Adding Value Prior to Listing
One of the things I enjoy in my work is advising a seller on how best to present their property. As a vendors advocate I work with the chosen listing agent to get the best result for the seller. Part of that process is making sure the property presents well to potential buyers. The preparation you do beforehand can make a big difference to the price you get on auction day or through a sale process.
The idea is to work out the best ways to add value to your home or investment property, without overcapitalising.
Bathrooms and kitchens
This is usually the hardest area to decide what to do. Bathrooms and kitchens show the most wear and tear so often need a lot of attention. They also date really quickly. However, these rooms also require the most amount of money in any renovation. A good new kitchen can cost up to $40,000 while a reasonable bathroom can be $20,000. In some situations, it will be unlikely to make that kind of expenditure back so it’s a case by case decision.
Cosmetic touch ups
If that sounds too expensive for your budget, there are other workarounds you can use to spruce up these important rooms.
For instance, it may be possible to spray over tiles to give them a fresh new look. Adding shelves and bathroom accessories are easy options for giving the bathroom a new look. If you don’t wish to completely renovate the kitchen, a cheaper alternative may be to replace the cupboard fronts and handles and replace older appliances. Another option is to replace the bench top.
Make sure all the doors and windows open and close smoothly. Get rid of any glaring or obvious holes in walls or marks. Make sure you remove all spider webs or mould. Hiring a good quality pressure cleaner is often a good idea for pavers, walls or roofs. Clear any undergrowth or palm fronds from the garden. A load of new mulch on the garden looks great.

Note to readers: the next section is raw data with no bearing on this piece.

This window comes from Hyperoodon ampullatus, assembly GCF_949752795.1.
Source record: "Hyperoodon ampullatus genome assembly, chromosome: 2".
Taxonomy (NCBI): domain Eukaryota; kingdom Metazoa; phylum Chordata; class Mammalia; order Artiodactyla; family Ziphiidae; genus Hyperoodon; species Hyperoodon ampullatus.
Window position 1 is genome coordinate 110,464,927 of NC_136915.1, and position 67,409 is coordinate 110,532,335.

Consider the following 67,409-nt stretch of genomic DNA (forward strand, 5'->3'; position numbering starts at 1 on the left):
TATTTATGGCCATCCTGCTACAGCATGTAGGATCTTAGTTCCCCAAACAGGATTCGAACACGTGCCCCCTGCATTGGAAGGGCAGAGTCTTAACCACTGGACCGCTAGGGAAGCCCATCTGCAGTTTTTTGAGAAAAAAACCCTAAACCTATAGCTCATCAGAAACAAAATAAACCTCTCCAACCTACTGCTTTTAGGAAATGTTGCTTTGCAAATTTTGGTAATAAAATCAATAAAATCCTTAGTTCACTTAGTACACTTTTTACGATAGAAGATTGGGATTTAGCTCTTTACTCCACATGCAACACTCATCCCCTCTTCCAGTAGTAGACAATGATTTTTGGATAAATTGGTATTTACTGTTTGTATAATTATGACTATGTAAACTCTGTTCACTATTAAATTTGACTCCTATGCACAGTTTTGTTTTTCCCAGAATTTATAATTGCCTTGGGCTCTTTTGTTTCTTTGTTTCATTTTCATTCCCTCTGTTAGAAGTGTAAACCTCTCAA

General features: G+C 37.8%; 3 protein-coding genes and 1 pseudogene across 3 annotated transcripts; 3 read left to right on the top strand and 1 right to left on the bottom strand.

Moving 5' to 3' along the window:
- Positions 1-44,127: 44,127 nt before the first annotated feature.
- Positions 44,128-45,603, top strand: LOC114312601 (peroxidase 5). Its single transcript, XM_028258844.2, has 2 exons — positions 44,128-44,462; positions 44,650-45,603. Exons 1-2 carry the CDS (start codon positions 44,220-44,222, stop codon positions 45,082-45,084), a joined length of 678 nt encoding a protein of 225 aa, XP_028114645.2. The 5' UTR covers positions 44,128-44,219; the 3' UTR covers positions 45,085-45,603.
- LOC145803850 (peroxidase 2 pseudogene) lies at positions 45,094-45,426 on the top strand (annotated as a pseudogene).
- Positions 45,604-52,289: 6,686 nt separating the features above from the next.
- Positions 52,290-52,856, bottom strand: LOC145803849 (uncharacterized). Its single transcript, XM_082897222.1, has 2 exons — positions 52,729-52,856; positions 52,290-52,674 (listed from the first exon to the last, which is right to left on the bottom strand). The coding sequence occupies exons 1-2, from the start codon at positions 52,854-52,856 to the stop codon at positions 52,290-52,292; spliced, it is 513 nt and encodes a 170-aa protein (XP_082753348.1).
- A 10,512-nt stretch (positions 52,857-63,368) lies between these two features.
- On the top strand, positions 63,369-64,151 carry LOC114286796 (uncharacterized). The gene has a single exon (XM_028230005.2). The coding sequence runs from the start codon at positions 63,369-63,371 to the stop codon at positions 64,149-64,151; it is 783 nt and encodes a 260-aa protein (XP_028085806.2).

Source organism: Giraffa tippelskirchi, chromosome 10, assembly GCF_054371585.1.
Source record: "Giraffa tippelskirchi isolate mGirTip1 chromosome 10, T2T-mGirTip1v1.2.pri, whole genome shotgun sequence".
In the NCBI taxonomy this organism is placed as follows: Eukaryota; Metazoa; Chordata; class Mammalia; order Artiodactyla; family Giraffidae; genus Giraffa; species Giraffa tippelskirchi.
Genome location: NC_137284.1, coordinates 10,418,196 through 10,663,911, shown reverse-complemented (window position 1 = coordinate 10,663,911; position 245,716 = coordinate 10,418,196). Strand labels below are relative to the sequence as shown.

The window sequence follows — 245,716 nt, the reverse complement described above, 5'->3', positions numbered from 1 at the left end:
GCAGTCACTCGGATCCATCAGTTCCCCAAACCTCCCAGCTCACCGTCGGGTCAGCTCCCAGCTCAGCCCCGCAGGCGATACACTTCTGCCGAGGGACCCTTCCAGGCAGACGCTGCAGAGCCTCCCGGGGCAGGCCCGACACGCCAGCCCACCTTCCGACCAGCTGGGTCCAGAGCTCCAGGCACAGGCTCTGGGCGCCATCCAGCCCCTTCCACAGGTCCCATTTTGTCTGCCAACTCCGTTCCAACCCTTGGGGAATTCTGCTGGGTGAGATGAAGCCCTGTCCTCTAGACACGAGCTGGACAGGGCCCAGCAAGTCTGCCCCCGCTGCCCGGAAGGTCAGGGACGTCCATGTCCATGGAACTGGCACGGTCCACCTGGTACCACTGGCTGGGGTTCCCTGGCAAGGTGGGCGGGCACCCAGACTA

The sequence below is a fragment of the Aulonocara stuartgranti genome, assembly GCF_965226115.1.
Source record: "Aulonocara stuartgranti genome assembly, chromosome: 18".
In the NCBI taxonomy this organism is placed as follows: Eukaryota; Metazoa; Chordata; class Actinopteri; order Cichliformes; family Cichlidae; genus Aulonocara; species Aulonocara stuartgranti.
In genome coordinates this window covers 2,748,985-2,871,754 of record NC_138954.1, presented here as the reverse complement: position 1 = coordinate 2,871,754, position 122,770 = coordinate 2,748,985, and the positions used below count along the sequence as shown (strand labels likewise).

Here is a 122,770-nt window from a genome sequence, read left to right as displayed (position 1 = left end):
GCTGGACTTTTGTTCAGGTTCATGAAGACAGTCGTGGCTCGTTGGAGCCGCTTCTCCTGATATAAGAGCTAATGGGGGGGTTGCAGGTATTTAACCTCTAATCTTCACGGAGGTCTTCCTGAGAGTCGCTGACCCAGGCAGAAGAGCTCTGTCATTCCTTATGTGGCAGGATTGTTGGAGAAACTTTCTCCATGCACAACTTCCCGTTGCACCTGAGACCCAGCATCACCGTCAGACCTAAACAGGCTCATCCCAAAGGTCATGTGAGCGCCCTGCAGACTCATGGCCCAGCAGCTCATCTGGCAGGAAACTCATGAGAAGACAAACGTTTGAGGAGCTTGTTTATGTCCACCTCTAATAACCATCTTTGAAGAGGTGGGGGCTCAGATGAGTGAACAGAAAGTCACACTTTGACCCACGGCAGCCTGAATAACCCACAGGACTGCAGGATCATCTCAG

Driveways and Entrances
First impressions make a big difference. I often advise people to do some work on their driveway. A neat entranceway is very important. Adding bitumen or pebbles can go a long way and is not as expensive as you may think. The main thing inside the house is not to have it cluttered or messy – or too personalised. Have it just lived in and comfy looking, but a blank canvass so someone else can just move right in and feel at home.
Giving both the exteriors and interiors a lick of paint is another easy way to add value. You can do this yourself, or outsource to professionals.
To pool or not to pool?
Some people say putting in a pool is a great way to add value. But in my experience it is not always true as only young families really get good value from a pool. Many older people and retirees are taking pools out these days. They find them an expensive hassle, especially with the added onus of fences, insurances, council approvals and pumps that use a lot of electricity.
Second story or granny flat?
Adding a granny flat or a second story are big ticket items that can really pay off or be a big mistake. The beauty of a granny flat is that it’s a potential source of revenue if it’s rented out, which may be attractive to potential purchasers. But I have also seen many buyers be put off by a granny flat (or multiple rentals) as a hassle to manage. If a second story opens up views then it can be a good idea.
Do your due diligence by looking into prices owners of renovated properties in your area have been able to achieve before deciding the best way to add value.